By Eugenia Jones
We’ll call them Jake and Kate. For four years, the two have made a yearly visit, together as a couple, to Cumberland Falls State Park-a tradition they have kept ever since they began dating at the age of sixteen. During this year’s journey to the state park, the pair decided to add their second-ever hike to Eagle Falls-one of the park’s most popular hiking trails-to their annual outing. As a result, the young couple learned valuable-albeit painful- lessons about expressions of love-and how those expressions can sometimes hurt people, property, and even trees.
The incident leading to repercussions for the young couple began innocently enough. Jake and Kate hiked the Eagle Falls trail and were resting beneath a large sycamore tree, gazing up at the foliage, when suddenly they spotted initials etched into the bark of the sprawling tree. Simultaneously, the sweethearts also remembered seeing a friend’s Instagram post of a photo depicting carved initials in a tree. Deciding it would be fitting to leave a lasting legacy of their young love, the two used a small rock to carve JC + KH in the bark of the sycamore.
“It was definitely a copycat crime,” Kate explained. “We saw other initials, so we did it, too.”
As they scraped their initials on the sycamore, the pair noticed a stranger intently watching them.
“I always pay attention to my surroundings,” Kate said. “The man made me nervous. I didn’t know who he was or what he was doing, and we didn’t realize we were breaking the law by putting our initials on the tree.”
Unknown to Jake and Kate, the stranger used his cell phone to contact park law enforcement who greeted the couple as they walked out from the Eagle Falls area.
“We had no idea what was going on,” Jake remarked ruefully. “The officer wrote us a ticket for third degree criminal mischief, and now, here we are-cleaning up graffiti in the park for our court ordered community service.”
In addition to using paint, wire brushes, and other tools to negate graffiti and other remnants of vandalism throughout the park, the couple paid a fine to cover the cost of the damaged sycamore tree. In accepting their punishment, Kate and Jake are thankful they didn’t receive the maximum penalty of serving up to sixty days in jail. Kate is also grateful attorneys worked together to avoid repercussions to her current career and educational goals.
Pamela Gibson, with KY State Parks, supervised Jake and Kate’s community service component. As Cumberland Falls Trail Maintenance/Supervisor, Gibson sees the negative impact of vandalism on a regular basis.
“Vandalism includes everything from carved or painted graffiti on rocks, trees, and picnic tables to littering and breaking bottles in the water at Eagle Falls,” Gibson declared firmly. “It is illegal and there are various penalties-including hefty fines and jail time.”
“Leave no trace behind,” Gibson admonished. “We mean that when we say it. There should be no trace of visitors after they leave the park.”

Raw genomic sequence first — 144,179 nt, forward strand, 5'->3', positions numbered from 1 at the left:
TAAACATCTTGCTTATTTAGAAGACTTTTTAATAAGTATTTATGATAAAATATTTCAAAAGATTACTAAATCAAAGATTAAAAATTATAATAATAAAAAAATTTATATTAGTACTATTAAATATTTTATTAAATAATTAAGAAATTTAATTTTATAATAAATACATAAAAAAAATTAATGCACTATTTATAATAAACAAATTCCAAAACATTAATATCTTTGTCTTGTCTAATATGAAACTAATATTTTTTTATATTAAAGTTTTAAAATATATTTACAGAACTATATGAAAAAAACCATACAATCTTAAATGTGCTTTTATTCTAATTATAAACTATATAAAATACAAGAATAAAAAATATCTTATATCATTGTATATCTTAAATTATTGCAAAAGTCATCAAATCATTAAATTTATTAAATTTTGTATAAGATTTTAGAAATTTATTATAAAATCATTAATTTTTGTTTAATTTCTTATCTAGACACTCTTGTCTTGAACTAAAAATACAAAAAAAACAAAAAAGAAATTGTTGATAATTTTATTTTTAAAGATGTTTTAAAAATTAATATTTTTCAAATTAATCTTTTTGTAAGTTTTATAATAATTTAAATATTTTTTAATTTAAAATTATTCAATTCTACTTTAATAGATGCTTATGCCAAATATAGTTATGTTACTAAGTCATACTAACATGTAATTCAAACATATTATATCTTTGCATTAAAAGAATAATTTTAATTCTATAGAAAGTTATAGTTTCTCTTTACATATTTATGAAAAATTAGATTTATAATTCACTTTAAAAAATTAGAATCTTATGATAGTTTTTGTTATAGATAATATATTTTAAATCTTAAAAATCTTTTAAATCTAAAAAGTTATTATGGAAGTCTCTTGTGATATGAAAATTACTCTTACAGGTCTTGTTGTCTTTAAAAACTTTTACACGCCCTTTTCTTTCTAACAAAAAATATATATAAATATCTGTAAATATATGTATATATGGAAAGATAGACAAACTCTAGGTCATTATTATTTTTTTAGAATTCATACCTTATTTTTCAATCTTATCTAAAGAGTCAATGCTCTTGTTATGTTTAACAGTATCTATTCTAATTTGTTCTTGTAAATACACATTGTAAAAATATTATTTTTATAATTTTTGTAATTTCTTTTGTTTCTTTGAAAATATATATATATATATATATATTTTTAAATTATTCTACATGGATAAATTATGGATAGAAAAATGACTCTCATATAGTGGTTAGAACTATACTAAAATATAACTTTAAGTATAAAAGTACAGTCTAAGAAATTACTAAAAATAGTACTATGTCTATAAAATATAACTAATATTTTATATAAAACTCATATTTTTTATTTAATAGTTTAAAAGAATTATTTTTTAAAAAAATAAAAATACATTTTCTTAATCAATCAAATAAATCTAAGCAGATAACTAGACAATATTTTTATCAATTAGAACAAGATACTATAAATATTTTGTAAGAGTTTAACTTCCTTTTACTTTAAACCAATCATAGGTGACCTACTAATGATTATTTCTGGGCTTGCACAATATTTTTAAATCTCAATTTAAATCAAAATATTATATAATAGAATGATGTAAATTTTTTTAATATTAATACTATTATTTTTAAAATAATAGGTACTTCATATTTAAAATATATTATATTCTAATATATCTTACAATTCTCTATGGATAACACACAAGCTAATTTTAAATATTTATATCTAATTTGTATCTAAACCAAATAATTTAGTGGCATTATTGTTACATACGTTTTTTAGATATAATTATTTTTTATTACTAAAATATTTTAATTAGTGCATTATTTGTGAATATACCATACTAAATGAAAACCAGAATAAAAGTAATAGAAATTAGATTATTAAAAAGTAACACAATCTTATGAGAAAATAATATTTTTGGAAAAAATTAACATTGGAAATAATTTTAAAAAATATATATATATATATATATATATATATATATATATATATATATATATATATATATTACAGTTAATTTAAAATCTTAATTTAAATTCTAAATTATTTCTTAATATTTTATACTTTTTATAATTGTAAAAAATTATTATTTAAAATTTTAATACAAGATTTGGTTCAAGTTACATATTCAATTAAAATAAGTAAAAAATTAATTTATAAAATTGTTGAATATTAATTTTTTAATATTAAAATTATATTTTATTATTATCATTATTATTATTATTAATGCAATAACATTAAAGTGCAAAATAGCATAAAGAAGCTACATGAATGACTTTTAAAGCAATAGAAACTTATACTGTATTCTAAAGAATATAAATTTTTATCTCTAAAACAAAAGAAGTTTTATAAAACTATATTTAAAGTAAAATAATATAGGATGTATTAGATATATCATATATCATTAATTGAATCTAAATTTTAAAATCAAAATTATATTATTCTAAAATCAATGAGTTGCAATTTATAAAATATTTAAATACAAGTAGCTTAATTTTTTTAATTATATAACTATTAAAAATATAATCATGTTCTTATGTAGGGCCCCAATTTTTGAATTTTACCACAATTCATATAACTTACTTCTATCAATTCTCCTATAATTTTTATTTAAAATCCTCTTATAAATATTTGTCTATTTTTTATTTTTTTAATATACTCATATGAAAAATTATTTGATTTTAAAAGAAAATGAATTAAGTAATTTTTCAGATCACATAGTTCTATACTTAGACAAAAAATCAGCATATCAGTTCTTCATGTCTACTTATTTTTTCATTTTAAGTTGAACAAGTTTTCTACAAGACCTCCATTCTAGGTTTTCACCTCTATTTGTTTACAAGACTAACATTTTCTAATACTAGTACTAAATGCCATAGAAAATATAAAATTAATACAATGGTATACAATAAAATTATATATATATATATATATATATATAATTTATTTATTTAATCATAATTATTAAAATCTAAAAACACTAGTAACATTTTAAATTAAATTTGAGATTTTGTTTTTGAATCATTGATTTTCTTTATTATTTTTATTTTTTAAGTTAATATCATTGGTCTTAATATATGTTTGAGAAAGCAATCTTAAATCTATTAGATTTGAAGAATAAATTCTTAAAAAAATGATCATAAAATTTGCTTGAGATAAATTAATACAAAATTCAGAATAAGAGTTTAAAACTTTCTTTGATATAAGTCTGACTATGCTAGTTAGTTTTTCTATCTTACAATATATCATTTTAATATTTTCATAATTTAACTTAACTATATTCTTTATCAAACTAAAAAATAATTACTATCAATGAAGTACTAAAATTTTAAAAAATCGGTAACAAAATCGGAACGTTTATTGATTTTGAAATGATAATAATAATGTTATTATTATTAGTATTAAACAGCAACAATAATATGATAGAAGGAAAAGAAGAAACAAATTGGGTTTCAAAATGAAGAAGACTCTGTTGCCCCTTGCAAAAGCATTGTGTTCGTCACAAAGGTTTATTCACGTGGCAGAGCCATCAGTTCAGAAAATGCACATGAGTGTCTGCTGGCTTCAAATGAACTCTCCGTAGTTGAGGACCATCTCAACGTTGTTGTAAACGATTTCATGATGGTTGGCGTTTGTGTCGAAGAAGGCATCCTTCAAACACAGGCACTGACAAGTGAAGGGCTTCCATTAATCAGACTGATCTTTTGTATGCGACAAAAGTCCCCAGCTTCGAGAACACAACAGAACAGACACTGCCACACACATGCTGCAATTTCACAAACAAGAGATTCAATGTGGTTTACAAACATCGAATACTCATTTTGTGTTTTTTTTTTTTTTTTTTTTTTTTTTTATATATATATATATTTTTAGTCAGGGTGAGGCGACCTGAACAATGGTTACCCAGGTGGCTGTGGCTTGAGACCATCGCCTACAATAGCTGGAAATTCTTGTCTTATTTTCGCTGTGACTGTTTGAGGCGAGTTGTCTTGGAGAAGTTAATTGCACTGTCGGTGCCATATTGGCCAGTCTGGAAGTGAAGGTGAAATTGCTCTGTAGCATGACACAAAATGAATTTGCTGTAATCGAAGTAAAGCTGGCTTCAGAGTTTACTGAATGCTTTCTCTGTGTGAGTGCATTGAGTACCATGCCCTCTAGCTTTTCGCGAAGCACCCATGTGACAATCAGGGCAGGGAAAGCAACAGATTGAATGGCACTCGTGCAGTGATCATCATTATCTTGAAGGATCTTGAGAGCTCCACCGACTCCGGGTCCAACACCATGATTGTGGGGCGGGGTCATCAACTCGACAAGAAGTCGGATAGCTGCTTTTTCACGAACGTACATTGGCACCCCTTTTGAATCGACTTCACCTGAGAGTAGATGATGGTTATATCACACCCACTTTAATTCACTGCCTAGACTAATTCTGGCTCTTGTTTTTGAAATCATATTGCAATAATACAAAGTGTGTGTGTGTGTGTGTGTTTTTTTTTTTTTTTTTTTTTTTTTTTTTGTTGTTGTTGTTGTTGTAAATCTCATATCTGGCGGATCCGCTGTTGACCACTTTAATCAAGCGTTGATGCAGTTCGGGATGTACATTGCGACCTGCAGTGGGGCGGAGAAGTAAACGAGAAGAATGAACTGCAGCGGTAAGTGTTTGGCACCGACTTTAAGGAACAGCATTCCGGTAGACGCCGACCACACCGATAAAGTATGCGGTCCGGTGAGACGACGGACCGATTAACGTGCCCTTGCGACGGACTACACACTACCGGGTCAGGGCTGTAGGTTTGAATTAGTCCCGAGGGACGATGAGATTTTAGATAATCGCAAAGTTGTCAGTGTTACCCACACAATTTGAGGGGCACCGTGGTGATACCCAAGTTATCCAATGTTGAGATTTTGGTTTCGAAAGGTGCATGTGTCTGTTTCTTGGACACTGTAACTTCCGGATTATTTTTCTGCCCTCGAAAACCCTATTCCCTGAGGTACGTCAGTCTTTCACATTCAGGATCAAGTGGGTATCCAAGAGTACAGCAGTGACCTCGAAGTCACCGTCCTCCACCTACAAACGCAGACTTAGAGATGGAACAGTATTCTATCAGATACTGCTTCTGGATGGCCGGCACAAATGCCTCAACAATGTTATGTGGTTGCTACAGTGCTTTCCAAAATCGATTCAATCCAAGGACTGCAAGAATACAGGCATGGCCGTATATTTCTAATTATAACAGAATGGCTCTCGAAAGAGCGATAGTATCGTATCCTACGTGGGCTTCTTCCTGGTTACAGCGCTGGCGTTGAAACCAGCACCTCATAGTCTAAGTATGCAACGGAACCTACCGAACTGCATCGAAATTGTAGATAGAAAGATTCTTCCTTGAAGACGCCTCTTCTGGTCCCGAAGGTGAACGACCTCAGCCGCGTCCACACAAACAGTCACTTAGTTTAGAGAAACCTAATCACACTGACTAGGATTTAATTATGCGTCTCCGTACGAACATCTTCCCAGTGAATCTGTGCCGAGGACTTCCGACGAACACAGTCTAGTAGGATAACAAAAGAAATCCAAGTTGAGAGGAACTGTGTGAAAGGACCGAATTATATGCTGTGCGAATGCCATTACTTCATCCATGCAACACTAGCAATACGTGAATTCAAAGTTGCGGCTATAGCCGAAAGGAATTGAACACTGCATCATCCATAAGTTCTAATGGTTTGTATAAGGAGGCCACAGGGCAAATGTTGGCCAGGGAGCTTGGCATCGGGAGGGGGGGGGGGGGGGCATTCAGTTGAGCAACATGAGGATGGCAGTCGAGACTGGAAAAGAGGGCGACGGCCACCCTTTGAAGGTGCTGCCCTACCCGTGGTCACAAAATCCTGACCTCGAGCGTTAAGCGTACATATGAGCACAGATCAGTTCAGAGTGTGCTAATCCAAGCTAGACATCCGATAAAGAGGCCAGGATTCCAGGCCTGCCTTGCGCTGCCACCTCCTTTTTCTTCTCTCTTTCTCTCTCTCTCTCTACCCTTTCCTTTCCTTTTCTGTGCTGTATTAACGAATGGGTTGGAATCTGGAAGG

Vandalism in public places is damaging in more ways than one.
First, it promotes disrespect for public property and prevents others from having a fully enjoyable visit.
“Vandalism shows disrespect for self and public property,” Gibson declared. “Destruction of public property prevents others from having access to facilities. In addition, who wants to see letters or pictures etched or spray painted on trees, rocks, picnic tables, or other public property? The irony is that those declarations of love-initials and hearts carved in trees or spray painted on rocks-usually last longer than the relationship does.”
Secondly, vandalism and littering create safety hazards.
“People who break glass in water or on land are creating a safety hazard,” Gibson noted. “Visitors who wade or swim are especially vulnerable to cuts made by broken glass thrown in the water. Vandals are a danger to themselves when they go off trail or attempt dangerous rock climbs just to spray paint some graffiti.”
Last but not least, vandalism can harm wildlife.
“Carving initials and hearts on a tree can kill the tree,” Gibson noted sadly. “The tree becomes open and vulnerable to disease and insects.”
Kate acknowledged her nephew as being the first one to educate her about the harm she and her boyfriend had done to the sycamore tree.
“My nine year old nephew loves wildlife and everything about nature,” Kate said. “I honestly didn’t know carving our initials would harm the tree. When I told my nephew what we had done to get in trouble, he let me know that we might have killed the tree. He was really upset with us.”
Gibson noted there are many ways to be creative in the park and to leave one’s mark for eternity-without being destructive and without resorting to graffiti.
“Come and volunteer to put up trail blazers or work with kids during activity programs,” Gibson challenged. “We do painting and other enjoyable activities with kids who are visiting the park, and we need volunteers to help lead these groups. There is so much that can be done that doesn’t involve destruction.”
As for Jake and Kate, the two sweethearts have learned their lesson.
“Now, we notice graffiti everywhere we go,” Kate observed. “We warn others about the danger of carving on trees and about the down side of vandalism in general. It takes a lot of hard, sweaty work to repair vandalism. We’ve learned that from our community service time.”